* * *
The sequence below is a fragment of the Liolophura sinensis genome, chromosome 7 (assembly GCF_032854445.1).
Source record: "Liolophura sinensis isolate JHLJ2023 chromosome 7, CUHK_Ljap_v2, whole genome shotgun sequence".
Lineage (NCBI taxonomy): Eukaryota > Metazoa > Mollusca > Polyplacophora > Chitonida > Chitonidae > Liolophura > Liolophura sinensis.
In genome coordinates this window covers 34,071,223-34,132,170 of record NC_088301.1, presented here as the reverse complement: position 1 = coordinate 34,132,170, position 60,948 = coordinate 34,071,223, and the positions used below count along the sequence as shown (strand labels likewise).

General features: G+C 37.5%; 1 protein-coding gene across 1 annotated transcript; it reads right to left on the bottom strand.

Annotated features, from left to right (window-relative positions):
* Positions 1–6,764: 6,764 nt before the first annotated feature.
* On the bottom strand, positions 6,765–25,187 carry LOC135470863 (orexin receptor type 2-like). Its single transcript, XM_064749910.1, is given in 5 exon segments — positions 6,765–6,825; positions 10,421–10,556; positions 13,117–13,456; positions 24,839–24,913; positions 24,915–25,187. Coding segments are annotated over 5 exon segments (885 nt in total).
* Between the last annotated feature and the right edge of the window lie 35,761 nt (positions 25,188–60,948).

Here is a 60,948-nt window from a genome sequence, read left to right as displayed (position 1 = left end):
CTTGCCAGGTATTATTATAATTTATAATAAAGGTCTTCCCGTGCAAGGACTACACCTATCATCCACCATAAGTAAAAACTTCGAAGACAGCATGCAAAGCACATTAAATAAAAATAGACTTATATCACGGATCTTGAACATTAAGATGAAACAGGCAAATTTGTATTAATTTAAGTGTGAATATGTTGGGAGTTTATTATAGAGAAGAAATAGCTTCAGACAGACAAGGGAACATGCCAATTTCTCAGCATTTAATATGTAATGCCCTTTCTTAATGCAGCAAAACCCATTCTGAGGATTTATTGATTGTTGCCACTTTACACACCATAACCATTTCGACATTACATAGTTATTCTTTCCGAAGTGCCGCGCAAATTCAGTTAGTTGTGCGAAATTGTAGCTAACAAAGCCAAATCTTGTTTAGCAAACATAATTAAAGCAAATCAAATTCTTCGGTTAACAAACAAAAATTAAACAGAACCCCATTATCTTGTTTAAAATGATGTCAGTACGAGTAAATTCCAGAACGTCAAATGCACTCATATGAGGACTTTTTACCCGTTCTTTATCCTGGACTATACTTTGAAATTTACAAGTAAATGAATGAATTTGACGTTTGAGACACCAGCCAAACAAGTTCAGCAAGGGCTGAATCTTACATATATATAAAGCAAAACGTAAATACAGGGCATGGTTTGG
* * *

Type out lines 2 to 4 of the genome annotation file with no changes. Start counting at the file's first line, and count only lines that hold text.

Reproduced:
Source record: "Liolophura sinensis isolate JHLJ2023 chromosome 7, CUHK_Ljap_v2, whole genome shotgun sequence".
Lineage (NCBI taxonomy): Eukaryota > Metazoa > Mollusca > Polyplacophora > Chitonida > Chitonidae > Liolophura > Liolophura sinensis.
In genome coordinates this window covers 34,071,223-34,132,170 of record NC_088301.1, presented here as the reverse complement: position 1 = coordinate 34,132,170, position 60,948 = coordinate 34,071,223, and the positions used below count along the sequence as shown (strand labels likewise).